Smishing: Guidelines for safe and trustworthy SMS campaigns

SMS campaigns have not gone out of fashion and are booming, especially due to their high open rate, which exceeds 90%. 

However, The increase in cybercrime is also present, and some of these crimes are closely related to SMS campaigns, giving rise to the "cybercrime".Smishing". 

What is the Smishing

Well, this term has emerged from the merger of two other terms: SMS and "phishing".  

In this sense, the "phishing"refers to mailings that seek to defraud citizens, and therefore, the "smishing"is the same in the field of SMS.

We can therefore define the "smishing" as those techniques consisting of sending SMSs pretending to be a legitimate entity with the aim of defrauding citizens by stealing data and private information, or through financial charges. 

Based on the above, and due to the rise of cybercrime, it is very common that a great distrust of SMS is generated.  

So how can we convey trust and confidence in our SMS campaigns? 

Here are some useful tips for our campaigns.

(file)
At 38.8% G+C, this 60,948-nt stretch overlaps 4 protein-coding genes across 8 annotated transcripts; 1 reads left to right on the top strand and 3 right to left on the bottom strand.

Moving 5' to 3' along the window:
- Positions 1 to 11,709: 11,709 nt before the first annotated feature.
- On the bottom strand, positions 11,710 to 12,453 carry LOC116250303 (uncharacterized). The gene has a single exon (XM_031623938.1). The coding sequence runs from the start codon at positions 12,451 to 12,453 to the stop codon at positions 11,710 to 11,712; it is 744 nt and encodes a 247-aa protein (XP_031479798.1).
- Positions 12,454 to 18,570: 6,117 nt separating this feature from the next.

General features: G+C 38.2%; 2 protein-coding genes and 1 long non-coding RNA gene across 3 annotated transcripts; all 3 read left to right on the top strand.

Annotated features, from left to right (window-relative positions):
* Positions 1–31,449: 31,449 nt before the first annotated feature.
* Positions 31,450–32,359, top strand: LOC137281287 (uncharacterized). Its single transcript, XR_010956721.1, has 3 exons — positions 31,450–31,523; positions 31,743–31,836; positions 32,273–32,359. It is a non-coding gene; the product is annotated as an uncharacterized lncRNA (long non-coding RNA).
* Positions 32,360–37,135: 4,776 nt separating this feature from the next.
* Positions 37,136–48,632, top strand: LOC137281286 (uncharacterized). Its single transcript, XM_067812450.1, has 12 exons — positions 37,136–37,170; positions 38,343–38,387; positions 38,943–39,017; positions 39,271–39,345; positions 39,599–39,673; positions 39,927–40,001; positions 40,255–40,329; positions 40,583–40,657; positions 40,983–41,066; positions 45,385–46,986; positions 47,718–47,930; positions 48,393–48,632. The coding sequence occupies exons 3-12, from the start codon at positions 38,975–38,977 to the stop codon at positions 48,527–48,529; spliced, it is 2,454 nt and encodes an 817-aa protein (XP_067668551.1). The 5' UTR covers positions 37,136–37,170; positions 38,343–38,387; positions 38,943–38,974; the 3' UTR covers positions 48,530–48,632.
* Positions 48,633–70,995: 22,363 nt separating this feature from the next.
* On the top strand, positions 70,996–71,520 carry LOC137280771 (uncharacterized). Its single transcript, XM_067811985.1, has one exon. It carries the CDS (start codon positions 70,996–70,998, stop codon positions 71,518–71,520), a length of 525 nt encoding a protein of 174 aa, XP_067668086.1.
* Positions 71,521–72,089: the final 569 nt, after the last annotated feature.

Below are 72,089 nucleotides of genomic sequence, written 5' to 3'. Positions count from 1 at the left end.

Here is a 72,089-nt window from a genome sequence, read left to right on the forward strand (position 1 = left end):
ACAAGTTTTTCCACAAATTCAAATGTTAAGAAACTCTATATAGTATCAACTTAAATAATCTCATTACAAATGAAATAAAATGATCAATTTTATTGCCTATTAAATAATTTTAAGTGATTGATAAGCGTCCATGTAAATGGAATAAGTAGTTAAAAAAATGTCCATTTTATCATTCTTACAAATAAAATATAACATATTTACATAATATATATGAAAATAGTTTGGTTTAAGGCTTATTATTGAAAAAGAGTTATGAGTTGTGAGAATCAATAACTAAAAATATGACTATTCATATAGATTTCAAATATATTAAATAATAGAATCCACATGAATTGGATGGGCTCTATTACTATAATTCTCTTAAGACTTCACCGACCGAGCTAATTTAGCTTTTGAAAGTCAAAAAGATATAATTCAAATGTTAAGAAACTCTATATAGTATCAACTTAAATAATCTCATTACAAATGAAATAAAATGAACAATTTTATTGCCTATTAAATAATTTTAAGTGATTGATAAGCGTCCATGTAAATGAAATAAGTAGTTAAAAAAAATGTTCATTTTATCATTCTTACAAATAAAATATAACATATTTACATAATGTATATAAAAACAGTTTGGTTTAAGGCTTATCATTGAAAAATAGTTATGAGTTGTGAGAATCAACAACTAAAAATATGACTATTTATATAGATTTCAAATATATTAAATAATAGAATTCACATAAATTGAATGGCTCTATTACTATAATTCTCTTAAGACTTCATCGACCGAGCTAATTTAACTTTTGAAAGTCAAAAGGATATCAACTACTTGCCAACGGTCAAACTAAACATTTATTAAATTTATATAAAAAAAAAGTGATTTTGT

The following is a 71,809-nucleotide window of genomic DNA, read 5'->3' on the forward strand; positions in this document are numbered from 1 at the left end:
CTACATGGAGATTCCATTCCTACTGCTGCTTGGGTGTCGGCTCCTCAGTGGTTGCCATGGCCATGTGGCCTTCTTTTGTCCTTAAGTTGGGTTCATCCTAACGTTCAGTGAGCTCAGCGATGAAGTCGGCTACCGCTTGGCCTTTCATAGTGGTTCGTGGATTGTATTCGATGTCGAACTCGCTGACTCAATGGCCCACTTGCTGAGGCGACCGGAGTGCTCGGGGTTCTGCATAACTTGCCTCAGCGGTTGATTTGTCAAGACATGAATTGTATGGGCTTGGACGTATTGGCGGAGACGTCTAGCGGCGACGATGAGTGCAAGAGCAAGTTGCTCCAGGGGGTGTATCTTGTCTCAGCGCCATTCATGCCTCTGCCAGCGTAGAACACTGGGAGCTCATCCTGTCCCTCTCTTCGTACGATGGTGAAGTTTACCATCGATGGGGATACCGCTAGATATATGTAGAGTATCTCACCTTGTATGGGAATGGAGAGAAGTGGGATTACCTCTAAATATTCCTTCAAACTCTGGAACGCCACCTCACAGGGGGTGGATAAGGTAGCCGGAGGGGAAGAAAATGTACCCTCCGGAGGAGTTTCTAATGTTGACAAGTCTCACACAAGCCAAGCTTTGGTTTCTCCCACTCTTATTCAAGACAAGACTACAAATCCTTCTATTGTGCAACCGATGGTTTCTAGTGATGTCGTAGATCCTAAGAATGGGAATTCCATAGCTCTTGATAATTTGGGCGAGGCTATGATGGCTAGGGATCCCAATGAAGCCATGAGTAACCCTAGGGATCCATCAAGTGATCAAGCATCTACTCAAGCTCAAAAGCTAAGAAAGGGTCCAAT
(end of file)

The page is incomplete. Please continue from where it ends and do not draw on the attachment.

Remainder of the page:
• Alphanumeric senders: 

One of the best practices is the use of alphanumeric senders, i.e. use our name directly, so that our customers do not receive an SMS from a telephone number they most likely do not know.

To do this, we must resort to an SMS API, which allows the integration of business applications and software for professional use, using HLR recognition technology, which allows us to check that a number is valid and correct. 

  • Notify our clients: 

A piece of advice that always comes in handy is to give advance notice to customers. In this sense, It is advisable to tell them which means of communication we are going to use to communicate with them. 

Furthermore, this notice may be given at the outset, at the time of contracting, or at a later stage, and customers should be allowed to choose the preferred means of communication, in order to facilitate communication. 

  • No sensitive information: 

This is, perhaps, one of the key points to distinguish a simulated SMS from a real one, since obtaining such data is the main objective of many fraudsters and hackers. 

Thus, a trustworthy institution will never ask its customers to provide sensitive data, and even less so through a device, where leaks can occur.

For this reason, we should not ask for this type of information and, furthermore, we should warn them that it will never be done, making it clear that, in case they receive an SMS asking for this type of information, it does not belong to us and they should exercise caution.

  • Secure links: 

Last but not least, all the links we send must be securein addition to the correct ones.  

Specifically, our URLs must be preceded by "https:", as this is the only way to achieve encrypted and therefore data-secure communication.

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